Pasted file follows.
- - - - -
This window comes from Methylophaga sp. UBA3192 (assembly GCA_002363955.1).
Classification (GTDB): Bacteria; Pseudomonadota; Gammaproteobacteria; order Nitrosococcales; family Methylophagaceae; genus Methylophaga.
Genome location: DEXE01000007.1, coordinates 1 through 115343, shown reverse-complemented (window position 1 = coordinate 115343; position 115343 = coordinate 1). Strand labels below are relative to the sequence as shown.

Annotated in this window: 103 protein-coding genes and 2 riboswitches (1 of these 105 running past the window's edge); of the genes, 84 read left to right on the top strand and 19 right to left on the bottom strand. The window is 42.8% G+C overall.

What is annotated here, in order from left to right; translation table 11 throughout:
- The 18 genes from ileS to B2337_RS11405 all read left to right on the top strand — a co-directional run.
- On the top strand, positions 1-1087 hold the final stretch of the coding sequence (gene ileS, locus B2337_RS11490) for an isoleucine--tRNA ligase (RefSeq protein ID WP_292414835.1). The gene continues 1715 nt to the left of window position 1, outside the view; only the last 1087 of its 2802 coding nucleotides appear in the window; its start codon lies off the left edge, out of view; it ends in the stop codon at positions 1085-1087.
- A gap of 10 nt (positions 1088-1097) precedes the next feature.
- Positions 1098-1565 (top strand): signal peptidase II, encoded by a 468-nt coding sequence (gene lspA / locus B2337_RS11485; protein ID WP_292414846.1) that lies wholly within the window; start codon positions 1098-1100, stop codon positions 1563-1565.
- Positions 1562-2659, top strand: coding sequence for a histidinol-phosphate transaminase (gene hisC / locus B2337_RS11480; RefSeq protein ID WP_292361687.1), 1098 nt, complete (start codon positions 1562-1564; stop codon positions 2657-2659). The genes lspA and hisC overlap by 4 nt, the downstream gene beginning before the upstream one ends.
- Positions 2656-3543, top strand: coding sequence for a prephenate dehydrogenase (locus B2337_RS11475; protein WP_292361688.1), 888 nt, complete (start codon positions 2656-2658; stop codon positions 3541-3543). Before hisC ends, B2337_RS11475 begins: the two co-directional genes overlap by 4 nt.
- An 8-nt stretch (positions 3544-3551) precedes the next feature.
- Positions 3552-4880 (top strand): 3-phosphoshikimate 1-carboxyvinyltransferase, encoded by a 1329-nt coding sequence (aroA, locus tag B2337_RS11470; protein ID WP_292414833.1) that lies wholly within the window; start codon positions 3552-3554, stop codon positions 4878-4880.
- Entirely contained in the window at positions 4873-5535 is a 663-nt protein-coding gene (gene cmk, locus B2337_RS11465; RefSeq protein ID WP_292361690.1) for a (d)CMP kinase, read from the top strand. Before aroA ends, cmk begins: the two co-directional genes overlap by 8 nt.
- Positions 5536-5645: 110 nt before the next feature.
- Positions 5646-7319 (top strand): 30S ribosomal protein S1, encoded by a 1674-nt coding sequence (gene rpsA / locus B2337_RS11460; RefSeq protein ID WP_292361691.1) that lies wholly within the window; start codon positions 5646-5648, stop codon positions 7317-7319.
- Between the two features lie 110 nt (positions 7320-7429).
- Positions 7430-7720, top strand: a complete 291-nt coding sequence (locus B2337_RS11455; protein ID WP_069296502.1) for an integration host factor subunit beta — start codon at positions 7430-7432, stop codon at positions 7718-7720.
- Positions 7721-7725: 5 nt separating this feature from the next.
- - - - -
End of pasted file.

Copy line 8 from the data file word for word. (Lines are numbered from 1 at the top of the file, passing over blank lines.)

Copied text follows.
- A gap of 10 nt (positions 1088-1097) precedes the next feature.